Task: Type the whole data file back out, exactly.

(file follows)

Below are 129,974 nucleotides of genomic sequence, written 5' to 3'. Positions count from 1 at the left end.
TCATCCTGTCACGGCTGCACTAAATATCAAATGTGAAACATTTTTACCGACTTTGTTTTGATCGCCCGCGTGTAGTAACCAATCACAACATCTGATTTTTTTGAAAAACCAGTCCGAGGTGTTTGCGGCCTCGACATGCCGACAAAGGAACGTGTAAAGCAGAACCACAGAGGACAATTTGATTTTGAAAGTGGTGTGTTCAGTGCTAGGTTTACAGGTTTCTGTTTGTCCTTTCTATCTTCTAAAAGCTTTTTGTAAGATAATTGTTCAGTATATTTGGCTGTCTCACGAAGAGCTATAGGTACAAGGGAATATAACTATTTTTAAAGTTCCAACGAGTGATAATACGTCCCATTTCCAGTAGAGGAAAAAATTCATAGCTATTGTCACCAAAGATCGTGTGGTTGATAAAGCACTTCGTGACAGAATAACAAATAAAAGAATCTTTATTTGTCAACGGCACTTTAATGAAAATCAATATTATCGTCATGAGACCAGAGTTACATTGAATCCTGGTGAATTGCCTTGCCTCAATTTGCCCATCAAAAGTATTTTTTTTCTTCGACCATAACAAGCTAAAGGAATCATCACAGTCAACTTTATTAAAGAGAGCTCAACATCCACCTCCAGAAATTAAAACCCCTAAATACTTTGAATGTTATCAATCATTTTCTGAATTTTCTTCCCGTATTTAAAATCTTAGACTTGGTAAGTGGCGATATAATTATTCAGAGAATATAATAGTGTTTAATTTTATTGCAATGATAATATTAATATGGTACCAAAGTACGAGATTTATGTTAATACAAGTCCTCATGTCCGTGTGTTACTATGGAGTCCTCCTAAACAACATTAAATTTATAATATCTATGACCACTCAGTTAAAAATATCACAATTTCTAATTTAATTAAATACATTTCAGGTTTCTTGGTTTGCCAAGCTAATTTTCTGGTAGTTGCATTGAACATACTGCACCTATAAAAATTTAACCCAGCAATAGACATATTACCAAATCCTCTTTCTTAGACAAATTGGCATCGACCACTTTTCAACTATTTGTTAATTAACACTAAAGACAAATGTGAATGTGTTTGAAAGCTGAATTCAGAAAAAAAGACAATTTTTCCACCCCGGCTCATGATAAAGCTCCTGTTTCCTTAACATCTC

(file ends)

Below are 129,974 nucleotides of genomic sequence, written 5' to 3'. Positions count from 1 at the left end.
TCATCCTGTCACGGCTGCACTAAATATCAAATGTGAAACATTTTTACCGACTTTGTTTTGATCGCCCGCGTGTAGTAACCAATCACAACATCTGATTTTTTTGAAAAACCAGTCCGAGGTGTTTGCGGCCTCGACATGCCGACAAAGGAACGTGTAAAGCAGAACCACAGAGGACAATTTGATTTTGAAAGTGGTGTGTTCAGTGCTAGGTTTACAGGTTTCTGTTTGTCCTTTCTATCTTCTAAAAGCTTTTTGTAAGATAATTGTTCAGTATATTTGGCTGTCTCACGAAGAGCTATAGGTACAAGGGAATATAACTATTTTTAAAGTTCCAACGAGTGATAATACGTCCCATTTCCAGTAGAGGAAAAAATTCATAGCTATTGTCACCAAAGATCGTGTGGTTGATAAAGCACTTCGTGACAGAATAACAAATAAAAGAATCTTTATTTGTCAACGGCACTTTAATGAAAATCAATATTATCGTCATGAGACCAGAGTTACATTGAATCCTGGTGAATTGCCTTGCCTCAATTTGCCCATCAAAAGTATTTTTTTTCTTCGACCATAACAAGCTAAAGGAATCATCACAGTCAACTTTATTAAAGAGAGCTCAACATCCACCTCCAGAAATTAAAACCCCTAAATACTTTGAATGTTATCAATCATTTTCTGAATTTTCTTCCCGTATTTAAAATCTTAGACTTGGTAAGTGGCGATATAATTATTCAGAGAATATAATAGTGTTTAATTTTATTGCAATGATAATATTAATATGGTACCAAAGTACGAGATTTATGTTAATACAAGTCCTCATGTCCGTGTGTTACTATGGAGTCCTCCTAAACAACATTAAATTTATAATATCTATGACCACTCAGTTAAAAATATCACAATTTCTAATTTAATTAAATACATTTCAGGTTTCTTGGTTTGCCAAGCTAATTTTCTGGTAGTTGCATTGAACATACTGCACCTATAAAAATTTAACCCAGCAATAGACATATTACCAAATCCTCTTTCTTAGACAAATTGGCATCGACCACTTTTCAACTATTTGTTAATTAACACTAAAGACAAATGTGAATGTGTTTGAAAGCTGAATTCAGAAAAAAAGACAATTTTTCCACCCCGGCTCATGATAAAGCTCCTGTTTCCTTAACATCTC